WASHINGTON — The U.S. Supreme Court on Tuesday handed Donald Trump one of the biggest victories of his presidency, upholding his travel ban targeting several Muslim-majority countries.
The 5-4 ruling, with the court’s five conservatives in the majority, ends for now a fierce fight in the courts over whether the policy represented an unlawful Muslim ban. Trump can now claim vindication after lower courts had blocked his travel ban announced in September, as well as two prior versions, in legal challenges brought by the state of Hawaii and others.
The court held that the challengers had failed to show that the ban violates either U.S. immigration law or the U.S. Constitution’s First Amendment prohibition on the government favoring one religion over another.
Writing for the court, Chief Justice John Roberts said that the government “has set forth a sufficient national security justification” to prevail.
“We express no view on the soundness of the policy,” Roberts added.
The ruling affirmed broad presidential discretion over who is allowed to enter the United States. It means that the current ban can remain in effect and that Trump could potentially add more countries. Trump has said the policy is needed to protect the country against attacks by Islamic militants.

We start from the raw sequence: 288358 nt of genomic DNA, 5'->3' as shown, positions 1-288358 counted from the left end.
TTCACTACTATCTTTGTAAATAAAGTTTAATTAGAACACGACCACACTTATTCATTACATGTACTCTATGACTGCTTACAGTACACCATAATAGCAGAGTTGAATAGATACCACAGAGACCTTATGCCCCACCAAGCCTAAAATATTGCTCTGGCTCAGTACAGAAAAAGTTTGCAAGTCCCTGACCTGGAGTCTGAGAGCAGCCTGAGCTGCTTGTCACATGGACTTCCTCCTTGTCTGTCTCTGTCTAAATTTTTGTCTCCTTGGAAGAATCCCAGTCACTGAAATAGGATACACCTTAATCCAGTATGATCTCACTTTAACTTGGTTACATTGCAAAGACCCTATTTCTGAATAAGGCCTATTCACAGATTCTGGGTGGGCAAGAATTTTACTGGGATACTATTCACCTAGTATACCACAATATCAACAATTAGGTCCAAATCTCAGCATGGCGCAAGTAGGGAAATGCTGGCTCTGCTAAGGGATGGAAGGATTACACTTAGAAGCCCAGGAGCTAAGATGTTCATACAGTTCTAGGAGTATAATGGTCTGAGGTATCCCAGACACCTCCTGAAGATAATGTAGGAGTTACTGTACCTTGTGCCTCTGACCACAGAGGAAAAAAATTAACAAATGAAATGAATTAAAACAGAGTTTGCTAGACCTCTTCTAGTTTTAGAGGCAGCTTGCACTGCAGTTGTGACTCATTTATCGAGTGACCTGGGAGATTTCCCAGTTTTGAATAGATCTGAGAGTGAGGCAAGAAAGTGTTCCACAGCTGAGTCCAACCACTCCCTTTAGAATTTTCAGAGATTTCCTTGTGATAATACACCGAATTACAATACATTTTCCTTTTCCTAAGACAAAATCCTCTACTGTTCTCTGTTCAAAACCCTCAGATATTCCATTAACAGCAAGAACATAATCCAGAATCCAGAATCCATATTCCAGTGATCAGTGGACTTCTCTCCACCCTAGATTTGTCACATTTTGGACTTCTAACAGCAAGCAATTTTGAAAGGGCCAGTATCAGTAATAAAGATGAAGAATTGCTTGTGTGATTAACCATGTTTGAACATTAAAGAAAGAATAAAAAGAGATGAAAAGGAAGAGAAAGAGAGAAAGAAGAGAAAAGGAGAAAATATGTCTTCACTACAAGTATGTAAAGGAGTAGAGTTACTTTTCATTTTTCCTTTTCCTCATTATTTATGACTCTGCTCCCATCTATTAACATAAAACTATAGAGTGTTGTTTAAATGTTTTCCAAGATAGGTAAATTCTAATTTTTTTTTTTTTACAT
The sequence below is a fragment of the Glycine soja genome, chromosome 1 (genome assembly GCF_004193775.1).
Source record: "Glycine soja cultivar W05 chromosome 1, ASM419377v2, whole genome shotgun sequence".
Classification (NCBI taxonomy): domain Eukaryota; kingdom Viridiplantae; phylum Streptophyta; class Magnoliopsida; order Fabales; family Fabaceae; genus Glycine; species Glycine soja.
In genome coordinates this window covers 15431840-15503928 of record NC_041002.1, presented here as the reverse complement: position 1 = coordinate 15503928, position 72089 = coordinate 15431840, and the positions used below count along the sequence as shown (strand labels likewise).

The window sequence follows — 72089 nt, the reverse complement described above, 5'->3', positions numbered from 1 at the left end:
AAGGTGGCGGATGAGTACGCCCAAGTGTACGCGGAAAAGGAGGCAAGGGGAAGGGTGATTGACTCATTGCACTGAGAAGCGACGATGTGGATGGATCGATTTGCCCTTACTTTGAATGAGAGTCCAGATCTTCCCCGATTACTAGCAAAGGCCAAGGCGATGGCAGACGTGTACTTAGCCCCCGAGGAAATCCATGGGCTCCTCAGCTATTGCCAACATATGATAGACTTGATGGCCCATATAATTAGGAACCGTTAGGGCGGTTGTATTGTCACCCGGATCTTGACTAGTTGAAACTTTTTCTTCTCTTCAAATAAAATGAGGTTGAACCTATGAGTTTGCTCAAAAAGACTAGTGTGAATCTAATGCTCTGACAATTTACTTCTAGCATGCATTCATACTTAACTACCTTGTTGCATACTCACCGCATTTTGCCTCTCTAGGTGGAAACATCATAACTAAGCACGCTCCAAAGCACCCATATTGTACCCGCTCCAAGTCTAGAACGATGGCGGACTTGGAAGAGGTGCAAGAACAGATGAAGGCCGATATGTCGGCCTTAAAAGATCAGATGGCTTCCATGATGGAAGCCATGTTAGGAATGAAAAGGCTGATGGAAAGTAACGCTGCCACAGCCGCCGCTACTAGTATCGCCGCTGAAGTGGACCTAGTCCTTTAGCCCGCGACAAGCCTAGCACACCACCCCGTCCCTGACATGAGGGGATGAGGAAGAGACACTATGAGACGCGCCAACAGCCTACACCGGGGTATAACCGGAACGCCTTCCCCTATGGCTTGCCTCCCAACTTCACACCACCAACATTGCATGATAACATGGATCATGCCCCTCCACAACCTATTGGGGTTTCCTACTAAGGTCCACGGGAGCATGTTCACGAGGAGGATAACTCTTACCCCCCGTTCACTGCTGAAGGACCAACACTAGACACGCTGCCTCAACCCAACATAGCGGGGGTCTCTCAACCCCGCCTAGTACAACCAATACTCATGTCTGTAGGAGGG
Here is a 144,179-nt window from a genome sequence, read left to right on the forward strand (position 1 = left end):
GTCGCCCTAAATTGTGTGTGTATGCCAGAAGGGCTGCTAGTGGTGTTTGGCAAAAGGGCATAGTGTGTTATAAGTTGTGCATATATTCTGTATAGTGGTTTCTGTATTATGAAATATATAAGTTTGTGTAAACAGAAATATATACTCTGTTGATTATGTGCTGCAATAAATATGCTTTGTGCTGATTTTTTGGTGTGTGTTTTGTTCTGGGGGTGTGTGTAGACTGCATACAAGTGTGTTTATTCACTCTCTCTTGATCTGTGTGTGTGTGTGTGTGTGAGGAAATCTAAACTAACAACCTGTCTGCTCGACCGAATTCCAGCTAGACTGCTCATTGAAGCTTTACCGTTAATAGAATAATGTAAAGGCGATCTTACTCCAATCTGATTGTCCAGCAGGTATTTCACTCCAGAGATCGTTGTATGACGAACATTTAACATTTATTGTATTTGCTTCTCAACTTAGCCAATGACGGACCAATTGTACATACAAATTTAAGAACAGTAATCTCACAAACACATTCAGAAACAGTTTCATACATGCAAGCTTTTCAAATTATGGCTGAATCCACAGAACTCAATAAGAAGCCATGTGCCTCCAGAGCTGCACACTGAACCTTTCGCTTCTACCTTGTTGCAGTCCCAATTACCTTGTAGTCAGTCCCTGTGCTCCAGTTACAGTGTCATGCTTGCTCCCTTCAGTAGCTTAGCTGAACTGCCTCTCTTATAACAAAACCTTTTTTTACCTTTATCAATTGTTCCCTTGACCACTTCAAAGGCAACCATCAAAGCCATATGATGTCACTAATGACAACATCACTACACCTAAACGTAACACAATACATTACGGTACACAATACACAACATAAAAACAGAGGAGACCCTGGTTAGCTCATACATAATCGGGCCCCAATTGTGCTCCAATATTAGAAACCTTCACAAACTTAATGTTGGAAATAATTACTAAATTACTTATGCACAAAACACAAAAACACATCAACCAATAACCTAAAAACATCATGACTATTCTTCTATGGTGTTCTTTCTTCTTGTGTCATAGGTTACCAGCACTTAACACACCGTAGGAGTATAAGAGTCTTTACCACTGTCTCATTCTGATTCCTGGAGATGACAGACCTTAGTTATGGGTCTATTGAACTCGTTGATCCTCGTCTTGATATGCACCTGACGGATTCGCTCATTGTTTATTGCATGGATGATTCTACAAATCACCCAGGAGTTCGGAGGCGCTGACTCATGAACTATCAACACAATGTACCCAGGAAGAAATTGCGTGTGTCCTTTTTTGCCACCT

The current ban, announced in September, prohibits entry into the United States of most people from Iran, Libya, Somalia, Syria and Yemen. The Supreme Court allowed it to go largely into effect in December while the legal challenge continued.
The challengers have argued the policy was motivated by Trump’s enmity toward Muslims and urged courts to take into account his inflammatory comments during the 2016 presidential campaign. Trump as a candidate called for “a total and complete shutdown of Muslims entering the United States.”
ARTICLE CONTINUES BELOW ADVERTISEMENT
The travel ban was one of Trump’s signature hard line immigration policies that have been a central part of his presidency and “America First” approach. Trump issued his first version just a week after taking office, though it was quickly halted by the courts.